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Rudolf, thanks for the comment.  I purchased the chain at Bluejacket (http://www.bluejacketinc.com).  The bowsprit chain in the picture is 36 links per inch (part number F0987) and the chain I will use for the anchor is 20 links per inch (part number F0978).  It is brass link but can be blackened with brass black toner liquid (part number PN0052).  

Cheers, Larry

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Time for a change of pace.  Several years ago I found a loose treenail in the HWM wreck and dried it out for "future use" after sitting in the ocean/sand for 115 years.  Decided to see if I could cut a few timbers to lash to the deck on her return voyage from Philly to Portland.  Working on cutting several 6"x6" (1/16"x1/16") pieces out of the incredibly hard wood (from my reading they would have used locust or oak - perhaps someone can figure out which from the cross section view below).  Think I'll put it behind the forward hatch filled with the coal from the HWM.  Now back to ratlines...

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Very interesting project. The details are coming along quite well. I like that you are modeling a vessel that is a little off the beaten track. Very enjoyable to see your work.

 

I have also made my own study of tonnage admeasurements and used them to reconstruct our local vessels for my research and modeling projects. I had heard of Brownlee's research, but it was not until quite recently that I read his American Neptune paper from 1994 on the subject. I had been studying tonnage admeasurements and creating lines drawings from them for 2 decades before I read Brownlee's work and found out I was actually doing much the same thing her had done.

 

Russ

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Here are a few pictures I took yesterday of the Howard W. Middleton's quarter board preserved at our beach community club house.  I was originally going to simply use stick on letters on a piece of basswood to reproduce the quarter board but after reading a few posts in the carving section I am inclined to give my hand a try at carving.  If anyone has any suggestions on how to best proceed with this seeming daunting task, that would be much appreciated.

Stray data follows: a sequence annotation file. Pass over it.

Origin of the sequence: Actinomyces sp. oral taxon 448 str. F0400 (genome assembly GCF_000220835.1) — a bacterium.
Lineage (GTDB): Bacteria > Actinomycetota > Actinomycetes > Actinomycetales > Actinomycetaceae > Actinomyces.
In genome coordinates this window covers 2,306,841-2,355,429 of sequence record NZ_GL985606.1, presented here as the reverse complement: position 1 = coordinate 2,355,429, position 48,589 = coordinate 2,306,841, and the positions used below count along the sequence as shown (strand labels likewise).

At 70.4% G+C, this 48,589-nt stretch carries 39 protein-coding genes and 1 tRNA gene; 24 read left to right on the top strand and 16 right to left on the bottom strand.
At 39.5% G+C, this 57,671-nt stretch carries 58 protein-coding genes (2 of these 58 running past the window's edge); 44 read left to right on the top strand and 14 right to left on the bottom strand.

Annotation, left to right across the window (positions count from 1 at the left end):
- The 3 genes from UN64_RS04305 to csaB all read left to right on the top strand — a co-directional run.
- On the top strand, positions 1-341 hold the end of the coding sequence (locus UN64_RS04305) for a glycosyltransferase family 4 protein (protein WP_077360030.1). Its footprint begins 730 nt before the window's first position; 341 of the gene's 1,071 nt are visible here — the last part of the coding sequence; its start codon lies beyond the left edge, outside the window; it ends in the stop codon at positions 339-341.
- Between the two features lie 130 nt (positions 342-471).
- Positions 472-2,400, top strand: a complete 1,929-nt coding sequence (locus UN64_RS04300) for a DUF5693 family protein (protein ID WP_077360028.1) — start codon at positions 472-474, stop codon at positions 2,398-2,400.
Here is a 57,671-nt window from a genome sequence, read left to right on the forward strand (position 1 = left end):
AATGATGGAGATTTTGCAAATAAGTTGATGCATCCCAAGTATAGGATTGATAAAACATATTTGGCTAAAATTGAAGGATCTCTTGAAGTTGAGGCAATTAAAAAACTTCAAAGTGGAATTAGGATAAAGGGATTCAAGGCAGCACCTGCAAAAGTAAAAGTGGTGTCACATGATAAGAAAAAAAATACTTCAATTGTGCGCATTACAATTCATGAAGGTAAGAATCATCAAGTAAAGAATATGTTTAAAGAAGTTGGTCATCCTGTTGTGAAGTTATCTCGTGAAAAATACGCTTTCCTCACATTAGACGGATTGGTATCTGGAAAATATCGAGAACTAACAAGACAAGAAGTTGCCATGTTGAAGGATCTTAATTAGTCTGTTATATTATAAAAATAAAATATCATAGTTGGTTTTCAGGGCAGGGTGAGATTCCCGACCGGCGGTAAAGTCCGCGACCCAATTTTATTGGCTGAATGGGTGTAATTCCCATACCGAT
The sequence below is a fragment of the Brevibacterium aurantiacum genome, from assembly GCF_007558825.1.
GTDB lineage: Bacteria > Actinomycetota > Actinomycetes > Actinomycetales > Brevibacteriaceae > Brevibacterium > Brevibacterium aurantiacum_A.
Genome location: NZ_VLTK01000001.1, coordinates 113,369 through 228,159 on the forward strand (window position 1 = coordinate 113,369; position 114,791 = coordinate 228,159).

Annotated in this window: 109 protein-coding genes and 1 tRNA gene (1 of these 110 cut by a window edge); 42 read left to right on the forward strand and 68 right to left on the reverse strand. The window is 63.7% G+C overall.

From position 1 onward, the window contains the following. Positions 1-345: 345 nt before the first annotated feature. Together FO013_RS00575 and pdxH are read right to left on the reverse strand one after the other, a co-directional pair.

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When I built my 1:96 model of the 'Leon' many years ago I ground a few large packing needles to different shapes to use as chisels and inserted them in rough wooden handles.  The patterns were transferred to the wood using tracing paper rubbings - if you have a copy of Underhill's book (Plank on Frame Models), you'll find the process described pretty well.

 

John

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Awesome looking model. I'd say that might be locust based on what I know of it. I'm building my boat using locust but she's a 1:1 scale so not appropriate on this forum. The locust in my shop is clean and dry whereas that has been soaking for a century so it's hard to tell. The other thing is that any ship carrying coal would be covered in coal dust. It makes one heck of a mess and if there's coal on board, there's no white paint anywhere that doesn't look like it's got a film of black coal dust on it.

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John - I'll check out my Underhill book when I get home.  As the letters are all raised I will need to do a bit of wood removal to get them to show so some sort of chisel work would seem appropriate. It appears the raised sections had a goldish color but not clear what color the contrasting background was - may have to "interpret"... 

 

Sailor123 - thanks for the comment.  I like the input on the impact of coal dust - that means I won't have to clean up all the marks on the rails from the blackened chainplates...

 

Larry

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Other than tie off the stay sail sheets, I am DONE with the foremast rigging including 392 clove hitches on 129 ratlines (for those of you counting, yes, the starboard side has one less ratline...please don't tell my wife I made a mistake!).  Now I get some time off and heading for a 3 day kayak trip in Stonington, Maine - one of the most incredibly beautiful places to kayak - not to mention that the majority of lobsters in the US are pulled by the lobstermen in Stonington.

 

Here are a few pics...